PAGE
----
Our Views: Drivers, motorcyclists share responsibility for safety of bikers
Motorcycling season is underway, despite our start-and-stop spring weather.
Already, two Janesville families are in mourning. Mitchell J. Vance, 24, and Devin J. Julius, 18, died when an SUV inexplicably crossed the centerline last Sunday night on Highway 14 just west of North Harmony Town Hall Road and smashed into the motorcyclists, who were riding with four others. Authorities spent the week trying to track down the hit-and-run driver. Debris led investigators to believe they are seeking the driver of an Infinity QX56, model year 2004-07.
All indications are that the motorcyclists were obeying the law. The two who were killed aren’t suspected of speeding and were wearing helmets, though state law doesn’t require them. Authorities found no skid marks to suggest the SUV even braked before slamming into the motorcyclists. Even if authorities find the driver, they might never learn the real reason why he or she crossed into the path of the bikers.
Vance and Julius haven’t been the only victims in the region this spring. Late Monday, a woman turning into a Portage County driveway in a minivan struck a motorcycle carrying two young adults. The crash left the families of two UW-Stevens Point students in mourning.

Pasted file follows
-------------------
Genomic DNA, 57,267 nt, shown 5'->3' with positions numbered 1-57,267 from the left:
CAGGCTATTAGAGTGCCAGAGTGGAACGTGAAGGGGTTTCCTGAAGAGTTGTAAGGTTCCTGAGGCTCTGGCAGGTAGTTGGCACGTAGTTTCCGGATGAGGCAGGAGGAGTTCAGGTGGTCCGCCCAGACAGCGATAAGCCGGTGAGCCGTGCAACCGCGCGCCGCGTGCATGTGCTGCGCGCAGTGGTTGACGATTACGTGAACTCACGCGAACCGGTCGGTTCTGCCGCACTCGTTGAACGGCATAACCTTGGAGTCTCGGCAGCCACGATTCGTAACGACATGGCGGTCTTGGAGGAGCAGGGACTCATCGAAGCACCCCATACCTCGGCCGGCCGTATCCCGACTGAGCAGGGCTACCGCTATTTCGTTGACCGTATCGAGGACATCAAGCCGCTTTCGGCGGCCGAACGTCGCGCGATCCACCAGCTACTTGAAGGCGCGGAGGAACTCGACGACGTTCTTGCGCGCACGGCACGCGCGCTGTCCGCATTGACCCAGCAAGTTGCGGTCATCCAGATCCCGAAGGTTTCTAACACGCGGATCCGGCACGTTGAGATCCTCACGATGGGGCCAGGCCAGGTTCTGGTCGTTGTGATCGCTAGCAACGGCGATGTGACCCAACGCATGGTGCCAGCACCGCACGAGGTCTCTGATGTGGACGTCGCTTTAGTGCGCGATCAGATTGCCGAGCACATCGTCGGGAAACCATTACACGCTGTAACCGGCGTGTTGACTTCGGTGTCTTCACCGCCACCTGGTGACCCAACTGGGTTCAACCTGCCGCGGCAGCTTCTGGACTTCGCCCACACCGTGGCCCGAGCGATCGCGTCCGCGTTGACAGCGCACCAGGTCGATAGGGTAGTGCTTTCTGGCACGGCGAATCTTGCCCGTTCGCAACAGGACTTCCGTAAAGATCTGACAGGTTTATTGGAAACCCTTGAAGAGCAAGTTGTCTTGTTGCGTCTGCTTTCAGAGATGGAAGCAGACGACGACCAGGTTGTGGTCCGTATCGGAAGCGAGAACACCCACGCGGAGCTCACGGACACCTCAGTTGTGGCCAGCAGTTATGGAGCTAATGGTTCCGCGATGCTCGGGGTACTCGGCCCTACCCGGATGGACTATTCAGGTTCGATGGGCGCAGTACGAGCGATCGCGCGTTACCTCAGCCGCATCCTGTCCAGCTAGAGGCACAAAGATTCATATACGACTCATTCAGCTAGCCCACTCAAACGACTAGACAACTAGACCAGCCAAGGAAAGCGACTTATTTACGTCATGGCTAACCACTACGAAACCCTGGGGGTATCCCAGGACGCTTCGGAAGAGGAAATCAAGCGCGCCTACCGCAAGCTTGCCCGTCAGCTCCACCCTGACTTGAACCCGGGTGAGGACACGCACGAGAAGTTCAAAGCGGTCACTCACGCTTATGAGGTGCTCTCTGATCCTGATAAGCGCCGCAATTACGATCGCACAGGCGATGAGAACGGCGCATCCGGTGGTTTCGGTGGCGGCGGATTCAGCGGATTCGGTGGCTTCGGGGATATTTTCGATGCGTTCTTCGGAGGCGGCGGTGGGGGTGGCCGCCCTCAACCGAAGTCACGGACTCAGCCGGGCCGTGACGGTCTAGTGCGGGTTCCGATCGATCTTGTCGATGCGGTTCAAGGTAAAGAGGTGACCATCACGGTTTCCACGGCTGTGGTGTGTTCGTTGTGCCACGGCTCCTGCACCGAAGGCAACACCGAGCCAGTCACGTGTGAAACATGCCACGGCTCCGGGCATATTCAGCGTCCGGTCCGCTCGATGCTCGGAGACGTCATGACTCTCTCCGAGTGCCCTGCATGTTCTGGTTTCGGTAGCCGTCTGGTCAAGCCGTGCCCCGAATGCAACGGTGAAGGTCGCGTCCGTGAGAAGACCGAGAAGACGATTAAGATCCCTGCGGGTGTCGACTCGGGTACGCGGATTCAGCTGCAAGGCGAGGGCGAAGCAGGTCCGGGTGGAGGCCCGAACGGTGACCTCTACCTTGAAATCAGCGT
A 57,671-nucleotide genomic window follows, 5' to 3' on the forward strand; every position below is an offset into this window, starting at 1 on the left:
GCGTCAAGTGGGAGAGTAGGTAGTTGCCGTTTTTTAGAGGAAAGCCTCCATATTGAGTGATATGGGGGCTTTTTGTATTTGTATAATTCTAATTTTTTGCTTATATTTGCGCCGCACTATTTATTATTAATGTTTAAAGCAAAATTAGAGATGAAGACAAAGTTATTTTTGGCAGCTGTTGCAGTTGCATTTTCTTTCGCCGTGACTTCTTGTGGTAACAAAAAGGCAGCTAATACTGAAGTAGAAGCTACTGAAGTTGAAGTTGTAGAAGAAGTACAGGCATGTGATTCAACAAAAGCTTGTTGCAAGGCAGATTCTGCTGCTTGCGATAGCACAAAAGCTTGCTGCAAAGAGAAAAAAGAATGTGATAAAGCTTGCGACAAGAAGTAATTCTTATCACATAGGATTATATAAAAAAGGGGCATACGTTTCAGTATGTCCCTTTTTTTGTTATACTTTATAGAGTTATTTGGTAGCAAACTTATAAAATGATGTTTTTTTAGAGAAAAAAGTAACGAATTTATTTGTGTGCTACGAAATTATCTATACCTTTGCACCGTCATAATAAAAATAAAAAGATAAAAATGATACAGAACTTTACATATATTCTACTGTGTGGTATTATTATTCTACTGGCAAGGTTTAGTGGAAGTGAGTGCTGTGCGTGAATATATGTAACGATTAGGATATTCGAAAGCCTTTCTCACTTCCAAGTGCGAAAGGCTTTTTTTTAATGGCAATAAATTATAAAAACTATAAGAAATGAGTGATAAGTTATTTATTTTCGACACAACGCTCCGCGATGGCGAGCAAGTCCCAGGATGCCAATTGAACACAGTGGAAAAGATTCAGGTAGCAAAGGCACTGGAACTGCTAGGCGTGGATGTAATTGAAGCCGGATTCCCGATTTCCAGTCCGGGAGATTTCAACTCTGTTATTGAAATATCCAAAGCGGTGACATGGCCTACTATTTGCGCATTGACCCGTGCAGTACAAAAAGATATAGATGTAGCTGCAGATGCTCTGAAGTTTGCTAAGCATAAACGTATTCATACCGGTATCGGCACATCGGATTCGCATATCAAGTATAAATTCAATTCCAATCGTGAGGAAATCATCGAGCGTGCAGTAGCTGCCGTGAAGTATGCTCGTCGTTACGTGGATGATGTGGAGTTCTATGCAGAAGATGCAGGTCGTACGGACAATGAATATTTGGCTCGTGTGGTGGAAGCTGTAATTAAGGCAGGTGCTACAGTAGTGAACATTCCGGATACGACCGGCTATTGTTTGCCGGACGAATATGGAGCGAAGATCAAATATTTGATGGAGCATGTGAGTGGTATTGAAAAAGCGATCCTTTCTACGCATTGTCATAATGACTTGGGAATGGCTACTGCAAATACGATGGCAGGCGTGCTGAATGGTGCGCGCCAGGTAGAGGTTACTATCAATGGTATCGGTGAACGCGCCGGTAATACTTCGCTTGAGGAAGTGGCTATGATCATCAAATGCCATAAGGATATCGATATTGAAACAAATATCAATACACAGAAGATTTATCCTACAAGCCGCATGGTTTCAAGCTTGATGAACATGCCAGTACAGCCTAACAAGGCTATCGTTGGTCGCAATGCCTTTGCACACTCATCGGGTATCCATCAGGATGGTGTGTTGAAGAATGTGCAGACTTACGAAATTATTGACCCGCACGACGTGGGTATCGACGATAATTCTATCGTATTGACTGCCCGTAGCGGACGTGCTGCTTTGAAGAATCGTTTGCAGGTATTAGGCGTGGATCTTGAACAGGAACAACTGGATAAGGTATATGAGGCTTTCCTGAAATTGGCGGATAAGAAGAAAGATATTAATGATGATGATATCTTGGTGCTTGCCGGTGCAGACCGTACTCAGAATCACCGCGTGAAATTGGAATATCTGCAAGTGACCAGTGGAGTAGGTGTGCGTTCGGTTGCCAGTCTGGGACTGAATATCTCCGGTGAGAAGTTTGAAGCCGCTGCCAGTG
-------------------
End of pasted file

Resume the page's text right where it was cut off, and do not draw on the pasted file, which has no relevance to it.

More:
These tragedies are poignant reminders that in spring, summer and fall, we share Wisconsin roads with thousands of motorcyclists. Bikers and other motorists all play roles in the safety of those aboard the smaller, vulnerable vehicles.
Last year, Wisconsin had 84 motorcycle deaths. That’s down from 116 in 2012. A transportation safety expert attributed the decrease to bad weather that kept motorcyclists off the road but also to safety campaigns against drunken and distracted driving.
Motorcyclists can do much to protect themselves. Because motorcycles don’t offer the security of autos or trucks, operators must be smart, practical and educated about safety. Inexperienced operators should sign up for ABATE of Wisconsin’s Share the Road program. Never drink and ride. Obey stop signs. Use turn signals and prudent speeds. It’s wise to always wear a helmet. State statistics suggest two-thirds of those who die in motorcycle crashes aren’t wearing helmets.
As the crash in Janesville suggests, however, helmets won’t save every cyclist involved in an accident. That’s why other motorists must be extra attentive. Parents should talk with young drivers about the need for more caution during the long motorcycle season. All drivers should put down those cellphones.
Motorcyclists must use headlights, which help other motorists see motorcycles. Still, check at least twice before turning or pulling into intersections because, even with that headlight, a motorcycle can be harder to see than a car or truck.
This season, look twice, and save a life. Let’s all safely share the road in hopes of preventing more mourning.